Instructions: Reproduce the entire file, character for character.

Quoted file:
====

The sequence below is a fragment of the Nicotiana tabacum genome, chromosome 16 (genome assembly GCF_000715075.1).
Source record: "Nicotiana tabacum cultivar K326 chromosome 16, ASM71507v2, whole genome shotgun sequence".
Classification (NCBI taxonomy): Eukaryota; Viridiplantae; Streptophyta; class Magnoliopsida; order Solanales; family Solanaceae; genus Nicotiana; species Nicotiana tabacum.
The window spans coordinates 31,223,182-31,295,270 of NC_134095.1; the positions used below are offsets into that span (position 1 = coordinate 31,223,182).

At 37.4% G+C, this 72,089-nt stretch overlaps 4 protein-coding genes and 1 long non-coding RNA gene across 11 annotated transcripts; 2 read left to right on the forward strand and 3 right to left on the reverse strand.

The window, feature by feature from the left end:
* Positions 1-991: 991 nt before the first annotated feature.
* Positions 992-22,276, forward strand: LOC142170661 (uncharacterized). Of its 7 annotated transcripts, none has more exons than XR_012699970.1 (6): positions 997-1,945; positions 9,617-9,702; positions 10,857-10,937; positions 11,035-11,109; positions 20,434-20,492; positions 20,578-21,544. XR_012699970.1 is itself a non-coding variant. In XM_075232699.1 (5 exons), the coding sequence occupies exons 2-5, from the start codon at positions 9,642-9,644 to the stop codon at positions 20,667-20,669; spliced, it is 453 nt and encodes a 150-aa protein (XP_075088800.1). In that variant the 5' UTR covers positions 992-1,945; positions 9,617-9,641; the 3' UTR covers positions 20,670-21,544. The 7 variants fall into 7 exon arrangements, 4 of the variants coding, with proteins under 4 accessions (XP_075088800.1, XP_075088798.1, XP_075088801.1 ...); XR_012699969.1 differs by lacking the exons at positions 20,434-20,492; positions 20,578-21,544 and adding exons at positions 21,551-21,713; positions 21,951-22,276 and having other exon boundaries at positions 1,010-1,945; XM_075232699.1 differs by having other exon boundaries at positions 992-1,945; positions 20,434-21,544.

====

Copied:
The sequence below is a fragment of the Nicotiana tabacum genome, chromosome 16 (genome assembly GCF_000715075.1).
Source record: "Nicotiana tabacum cultivar K326 chromosome 16, ASM71507v2, whole genome shotgun sequence".
Classification (NCBI taxonomy): Eukaryota; Viridiplantae; Streptophyta; class Magnoliopsida; order Solanales; family Solanaceae; genus Nicotiana; species Nicotiana tabacum.
The window spans coordinates 31,223,182-31,295,270 of NC_134095.1; the positions used below are offsets into that span (position 1 = coordinate 31,223,182).

At 37.4% G+C, this 72,089-nt stretch overlaps 4 protein-coding genes and 1 long non-coding RNA gene across 11 annotated transcripts; 2 read left to right on the forward strand and 3 right to left on the reverse strand.

The window, feature by feature from the left end:
* Positions 1-991: 991 nt before the first annotated feature.
* Positions 992-22,276, forward strand: LOC142170661 (uncharacterized). Of its 7 annotated transcripts, none has more exons than XR_012699970.1 (6): positions 997-1,945; positions 9,617-9,702; positions 10,857-10,937; positions 11,035-11,109; positions 20,434-20,492; positions 20,578-21,544. XR_012699970.1 is itself a non-coding variant. In XM_075232699.1 (5 exons), the coding sequence occupies exons 2-5, from the start codon at positions 9,642-9,644 to the stop codon at positions 20,667-20,669; spliced, it is 453 nt and encodes a 150-aa protein (XP_075088800.1). In that variant the 5' UTR covers positions 992-1,945; positions 9,617-9,641; the 3' UTR covers positions 20,670-21,544. The 7 variants fall into 7 exon arrangements, 4 of the variants coding, with proteins under 4 accessions (XP_075088800.1, XP_075088798.1, XP_075088801.1 ...); XR_012699969.1 differs by lacking the exons at positions 20,434-20,492; positions 20,578-21,544 and adding exons at positions 21,551-21,713; positions 21,951-22,276 and having other exon boundaries at positions 1,010-1,945; XM_075232699.1 differs by having other exon boundaries at positions 992-1,945; positions 20,434-21,544.